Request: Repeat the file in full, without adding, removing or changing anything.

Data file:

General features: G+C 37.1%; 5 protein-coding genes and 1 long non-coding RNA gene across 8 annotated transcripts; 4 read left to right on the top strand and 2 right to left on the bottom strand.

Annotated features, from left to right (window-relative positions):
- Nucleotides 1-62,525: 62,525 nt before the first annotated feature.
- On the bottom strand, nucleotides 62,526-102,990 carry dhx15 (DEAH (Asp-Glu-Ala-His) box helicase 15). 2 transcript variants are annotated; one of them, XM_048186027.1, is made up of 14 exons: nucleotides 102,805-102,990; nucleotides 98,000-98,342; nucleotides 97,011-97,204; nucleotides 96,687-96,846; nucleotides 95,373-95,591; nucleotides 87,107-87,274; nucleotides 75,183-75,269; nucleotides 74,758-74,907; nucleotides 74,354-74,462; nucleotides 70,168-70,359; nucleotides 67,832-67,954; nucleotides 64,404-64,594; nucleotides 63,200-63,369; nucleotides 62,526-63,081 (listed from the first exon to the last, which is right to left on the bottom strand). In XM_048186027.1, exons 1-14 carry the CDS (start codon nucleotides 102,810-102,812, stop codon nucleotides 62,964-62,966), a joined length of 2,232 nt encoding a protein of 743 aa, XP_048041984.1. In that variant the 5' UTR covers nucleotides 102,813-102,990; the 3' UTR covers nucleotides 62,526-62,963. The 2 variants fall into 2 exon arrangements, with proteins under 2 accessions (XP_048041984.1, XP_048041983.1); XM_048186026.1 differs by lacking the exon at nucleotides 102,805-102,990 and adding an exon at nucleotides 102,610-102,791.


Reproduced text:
General features: G+C 37.1%; 5 protein-coding genes and 1 long non-coding RNA gene across 8 annotated transcripts; 4 read left to right on the top strand and 2 right to left on the bottom strand.

Annotated features, from left to right (window-relative positions):
- Nucleotides 1-62,525: 62,525 nt before the first annotated feature.
- On the bottom strand, nucleotides 62,526-102,990 carry dhx15 (DEAH (Asp-Glu-Ala-His) box helicase 15). 2 transcript variants are annotated; one of them, XM_048186027.1, is made up of 14 exons: nucleotides 102,805-102,990; nucleotides 98,000-98,342; nucleotides 97,011-97,204; nucleotides 96,687-96,846; nucleotides 95,373-95,591; nucleotides 87,107-87,274; nucleotides 75,183-75,269; nucleotides 74,758-74,907; nucleotides 74,354-74,462; nucleotides 70,168-70,359; nucleotides 67,832-67,954; nucleotides 64,404-64,594; nucleotides 63,200-63,369; nucleotides 62,526-63,081 (listed from the first exon to the last, which is right to left on the bottom strand). In XM_048186027.1, exons 1-14 carry the CDS (start codon nucleotides 102,810-102,812, stop codon nucleotides 62,964-62,966), a joined length of 2,232 nt encoding a protein of 743 aa, XP_048041984.1. In that variant the 5' UTR covers nucleotides 102,813-102,990; the 3' UTR covers nucleotides 62,526-62,963. The 2 variants fall into 2 exon arrangements, with proteins under 2 accessions (XP_048041984.1, XP_048041983.1); XM_048186026.1 differs by lacking the exon at nucleotides 102,805-102,990 and adding an exon at nucleotides 102,610-102,791.